Yet my mind wanders back to 1655...to turbulent times when men and women dreamed of greater religious freedom and tolerance...a king had been beheaded in Whitehall and no one knew how our island’s future would develop, not even Cromwell.  In such days, and for such a time, a group of committed Christians, convinced of the value of Believer’s Baptism and Congregational Church Government covenanted together to form Yeovil Baptist Church.  Such a coming together took courage and conviction. 

One of my prayerful longings for South Street is that we might continue on that journey, into year 357, with a real sense of identity; that we too might have beliefs which are expressed with courage and conviction.  Courage to continue this tradition of faith and conviction to see it through in a way that honours Christ.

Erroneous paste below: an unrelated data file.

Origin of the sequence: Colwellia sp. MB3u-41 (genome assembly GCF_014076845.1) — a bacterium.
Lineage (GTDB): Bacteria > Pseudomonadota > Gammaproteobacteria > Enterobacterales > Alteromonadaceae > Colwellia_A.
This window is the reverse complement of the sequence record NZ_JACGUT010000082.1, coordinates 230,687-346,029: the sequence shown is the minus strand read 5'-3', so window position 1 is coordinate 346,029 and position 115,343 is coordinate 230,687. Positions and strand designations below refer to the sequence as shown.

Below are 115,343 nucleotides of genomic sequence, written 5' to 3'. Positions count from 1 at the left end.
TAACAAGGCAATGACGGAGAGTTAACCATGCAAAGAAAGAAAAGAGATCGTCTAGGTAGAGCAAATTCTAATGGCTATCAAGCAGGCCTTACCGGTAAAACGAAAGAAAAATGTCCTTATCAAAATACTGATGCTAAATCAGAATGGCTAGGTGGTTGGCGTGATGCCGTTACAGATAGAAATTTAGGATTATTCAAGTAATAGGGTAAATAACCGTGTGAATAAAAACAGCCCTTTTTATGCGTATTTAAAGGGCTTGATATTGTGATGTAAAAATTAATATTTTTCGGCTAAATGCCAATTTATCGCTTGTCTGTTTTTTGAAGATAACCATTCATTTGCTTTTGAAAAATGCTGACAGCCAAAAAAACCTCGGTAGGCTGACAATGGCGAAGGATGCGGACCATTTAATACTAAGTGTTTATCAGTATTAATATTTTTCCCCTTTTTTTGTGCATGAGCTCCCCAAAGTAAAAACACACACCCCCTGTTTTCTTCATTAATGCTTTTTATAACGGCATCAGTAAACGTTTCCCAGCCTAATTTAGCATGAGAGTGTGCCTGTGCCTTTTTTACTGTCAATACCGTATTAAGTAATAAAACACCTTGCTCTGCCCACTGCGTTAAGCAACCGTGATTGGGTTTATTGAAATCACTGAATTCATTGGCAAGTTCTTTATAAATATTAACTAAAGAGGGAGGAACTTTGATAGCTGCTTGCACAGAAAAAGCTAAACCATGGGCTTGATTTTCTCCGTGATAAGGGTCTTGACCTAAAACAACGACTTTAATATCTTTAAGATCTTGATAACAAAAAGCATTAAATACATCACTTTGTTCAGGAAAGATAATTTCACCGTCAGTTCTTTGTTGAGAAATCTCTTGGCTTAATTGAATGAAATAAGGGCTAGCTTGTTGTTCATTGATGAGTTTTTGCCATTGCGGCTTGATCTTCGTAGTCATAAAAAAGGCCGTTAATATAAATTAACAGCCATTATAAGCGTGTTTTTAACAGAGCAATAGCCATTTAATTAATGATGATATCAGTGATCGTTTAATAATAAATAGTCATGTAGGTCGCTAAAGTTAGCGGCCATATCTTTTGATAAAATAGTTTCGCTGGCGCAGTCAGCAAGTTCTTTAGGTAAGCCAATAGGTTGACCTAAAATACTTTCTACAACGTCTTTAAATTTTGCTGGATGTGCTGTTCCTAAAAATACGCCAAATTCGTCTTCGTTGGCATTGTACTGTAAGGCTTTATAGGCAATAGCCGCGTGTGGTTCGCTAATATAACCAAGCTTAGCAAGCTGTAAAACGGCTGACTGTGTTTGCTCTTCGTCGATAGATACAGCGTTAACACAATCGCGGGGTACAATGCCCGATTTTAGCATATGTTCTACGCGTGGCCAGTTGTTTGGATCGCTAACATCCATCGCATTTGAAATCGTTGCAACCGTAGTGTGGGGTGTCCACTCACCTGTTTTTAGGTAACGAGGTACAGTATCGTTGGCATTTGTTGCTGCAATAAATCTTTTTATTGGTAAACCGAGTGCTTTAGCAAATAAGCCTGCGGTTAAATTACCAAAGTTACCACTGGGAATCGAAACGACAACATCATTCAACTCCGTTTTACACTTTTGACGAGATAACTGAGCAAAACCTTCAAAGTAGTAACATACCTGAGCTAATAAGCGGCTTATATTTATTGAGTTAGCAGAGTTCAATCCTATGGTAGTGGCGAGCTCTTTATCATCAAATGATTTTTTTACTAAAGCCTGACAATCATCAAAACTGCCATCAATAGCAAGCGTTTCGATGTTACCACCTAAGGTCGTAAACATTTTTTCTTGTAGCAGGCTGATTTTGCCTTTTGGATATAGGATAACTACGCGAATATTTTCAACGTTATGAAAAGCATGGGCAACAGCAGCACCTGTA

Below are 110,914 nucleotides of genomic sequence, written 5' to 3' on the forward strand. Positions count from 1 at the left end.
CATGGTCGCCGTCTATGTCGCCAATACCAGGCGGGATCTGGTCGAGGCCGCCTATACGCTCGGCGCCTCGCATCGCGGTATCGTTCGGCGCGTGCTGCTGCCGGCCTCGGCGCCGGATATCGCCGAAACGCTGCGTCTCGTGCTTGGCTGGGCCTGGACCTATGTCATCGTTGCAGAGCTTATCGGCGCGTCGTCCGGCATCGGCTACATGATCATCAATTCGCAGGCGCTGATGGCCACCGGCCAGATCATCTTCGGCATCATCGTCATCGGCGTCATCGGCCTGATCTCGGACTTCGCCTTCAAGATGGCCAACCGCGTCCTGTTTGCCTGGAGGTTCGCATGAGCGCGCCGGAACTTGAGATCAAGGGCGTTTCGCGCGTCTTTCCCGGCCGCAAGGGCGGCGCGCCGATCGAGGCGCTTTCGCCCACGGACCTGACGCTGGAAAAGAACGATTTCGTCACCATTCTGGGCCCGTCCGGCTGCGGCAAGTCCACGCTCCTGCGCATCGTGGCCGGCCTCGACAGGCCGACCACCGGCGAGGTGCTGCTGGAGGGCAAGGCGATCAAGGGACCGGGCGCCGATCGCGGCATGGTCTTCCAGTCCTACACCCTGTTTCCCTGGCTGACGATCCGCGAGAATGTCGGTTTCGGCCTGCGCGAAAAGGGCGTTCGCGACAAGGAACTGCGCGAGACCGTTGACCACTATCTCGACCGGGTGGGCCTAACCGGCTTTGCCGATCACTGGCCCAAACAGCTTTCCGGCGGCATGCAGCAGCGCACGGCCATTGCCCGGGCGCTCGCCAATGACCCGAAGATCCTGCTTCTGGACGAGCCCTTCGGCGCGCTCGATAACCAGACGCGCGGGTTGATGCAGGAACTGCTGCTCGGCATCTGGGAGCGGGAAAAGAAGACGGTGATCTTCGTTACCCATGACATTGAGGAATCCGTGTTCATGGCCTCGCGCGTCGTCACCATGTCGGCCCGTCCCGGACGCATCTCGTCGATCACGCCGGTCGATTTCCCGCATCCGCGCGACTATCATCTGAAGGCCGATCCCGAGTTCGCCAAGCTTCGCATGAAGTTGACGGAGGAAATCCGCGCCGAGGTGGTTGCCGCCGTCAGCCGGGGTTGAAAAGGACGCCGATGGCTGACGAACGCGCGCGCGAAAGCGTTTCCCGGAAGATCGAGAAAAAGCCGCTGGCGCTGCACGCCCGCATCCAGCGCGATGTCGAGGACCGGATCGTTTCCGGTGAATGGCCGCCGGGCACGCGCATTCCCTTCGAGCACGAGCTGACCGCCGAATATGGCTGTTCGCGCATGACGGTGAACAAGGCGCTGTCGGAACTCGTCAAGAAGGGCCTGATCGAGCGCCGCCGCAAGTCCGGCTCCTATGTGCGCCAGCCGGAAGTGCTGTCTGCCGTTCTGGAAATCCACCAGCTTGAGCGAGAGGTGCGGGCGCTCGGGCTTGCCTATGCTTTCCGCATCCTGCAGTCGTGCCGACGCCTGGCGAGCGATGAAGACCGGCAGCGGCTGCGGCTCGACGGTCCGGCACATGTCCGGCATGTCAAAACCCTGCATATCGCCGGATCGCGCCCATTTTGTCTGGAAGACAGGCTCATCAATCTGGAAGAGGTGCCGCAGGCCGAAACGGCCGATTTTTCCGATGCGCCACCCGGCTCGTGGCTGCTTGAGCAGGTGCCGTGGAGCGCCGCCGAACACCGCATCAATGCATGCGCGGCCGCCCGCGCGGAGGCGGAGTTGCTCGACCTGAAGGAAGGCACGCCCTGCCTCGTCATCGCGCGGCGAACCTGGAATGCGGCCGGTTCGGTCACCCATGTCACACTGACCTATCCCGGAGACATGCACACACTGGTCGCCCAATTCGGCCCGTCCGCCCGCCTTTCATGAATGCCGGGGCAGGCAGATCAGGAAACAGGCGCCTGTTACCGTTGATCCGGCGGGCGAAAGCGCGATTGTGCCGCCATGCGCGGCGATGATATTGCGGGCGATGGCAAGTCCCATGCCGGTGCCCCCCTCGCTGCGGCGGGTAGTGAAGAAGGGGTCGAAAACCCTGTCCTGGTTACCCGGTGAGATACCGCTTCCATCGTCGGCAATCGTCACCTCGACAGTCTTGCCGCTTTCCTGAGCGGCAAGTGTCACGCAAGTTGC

Thinking through our identity wouldn’t be a bad way to celebrate Church Anniversary – it’s an important issue to prayerfully think about: why am I a Baptist, why do I go to South Street, what do I value in our Fellowship, what can I contribute, what do I long for in our shared life, how do I meet Jesus in my sisters and brothers?  When we’re addressing these questions we move a long way from simply being a ‘club’ to becoming a ‘church’.

With best wishes,

Ian

Thursday, 20 October 2011

On Retreating

I am deeply indebted to the Retreat Movement for the way it has enhanced and deepened my own spiritual journey over these last twenty years.